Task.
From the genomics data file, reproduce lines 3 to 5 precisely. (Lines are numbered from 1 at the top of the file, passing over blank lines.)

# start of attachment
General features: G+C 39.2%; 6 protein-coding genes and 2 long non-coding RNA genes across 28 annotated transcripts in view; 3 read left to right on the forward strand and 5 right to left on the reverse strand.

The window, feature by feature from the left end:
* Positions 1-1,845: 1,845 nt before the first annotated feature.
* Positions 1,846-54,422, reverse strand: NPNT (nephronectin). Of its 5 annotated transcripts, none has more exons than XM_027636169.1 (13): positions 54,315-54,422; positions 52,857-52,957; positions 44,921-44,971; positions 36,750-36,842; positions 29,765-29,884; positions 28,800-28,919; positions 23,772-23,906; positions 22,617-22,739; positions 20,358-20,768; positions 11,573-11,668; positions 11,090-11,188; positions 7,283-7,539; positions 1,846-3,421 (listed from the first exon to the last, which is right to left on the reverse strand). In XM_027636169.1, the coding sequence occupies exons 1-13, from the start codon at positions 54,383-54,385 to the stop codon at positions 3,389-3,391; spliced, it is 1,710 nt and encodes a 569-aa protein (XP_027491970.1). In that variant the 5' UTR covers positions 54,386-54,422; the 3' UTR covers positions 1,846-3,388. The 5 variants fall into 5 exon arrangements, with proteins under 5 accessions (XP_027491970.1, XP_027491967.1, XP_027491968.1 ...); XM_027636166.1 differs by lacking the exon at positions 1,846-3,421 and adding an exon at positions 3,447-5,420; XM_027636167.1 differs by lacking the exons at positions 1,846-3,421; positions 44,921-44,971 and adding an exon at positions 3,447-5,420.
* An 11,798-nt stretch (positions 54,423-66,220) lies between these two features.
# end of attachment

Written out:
* Positions 1-1,845: 1,845 nt before the first annotated feature.
* Positions 1,846-54,422, reverse strand: NPNT (nephronectin). Of its 5 annotated transcripts, none has more exons than XM_027636169.1 (13): positions 54,315-54,422; positions 52,857-52,957; positions 44,921-44,971; positions 36,750-36,842; positions 29,765-29,884; positions 28,800-28,919; positions 23,772-23,906; positions 22,617-22,739; positions 20,358-20,768; positions 11,573-11,668; positions 11,090-11,188; positions 7,283-7,539; positions 1,846-3,421 (listed from the first exon to the last, which is right to left on the reverse strand). In XM_027636169.1, the coding sequence occupies exons 1-13, from the start codon at positions 54,383-54,385 to the stop codon at positions 3,389-3,391; spliced, it is 1,710 nt and encodes a 569-aa protein (XP_027491970.1). In that variant the 5' UTR covers positions 54,386-54,422; the 3' UTR covers positions 1,846-3,388. The 5 variants fall into 5 exon arrangements, with proteins under 5 accessions (XP_027491970.1, XP_027491967.1, XP_027491968.1 ...); XM_027636166.1 differs by lacking the exon at positions 1,846-3,421 and adding an exon at positions 3,447-5,420; XM_027636167.1 differs by lacking the exons at positions 1,846-3,421; positions 44,921-44,971 and adding an exon at positions 3,447-5,420.
* An 11,798-nt stretch (positions 54,423-66,220) lies between these two features.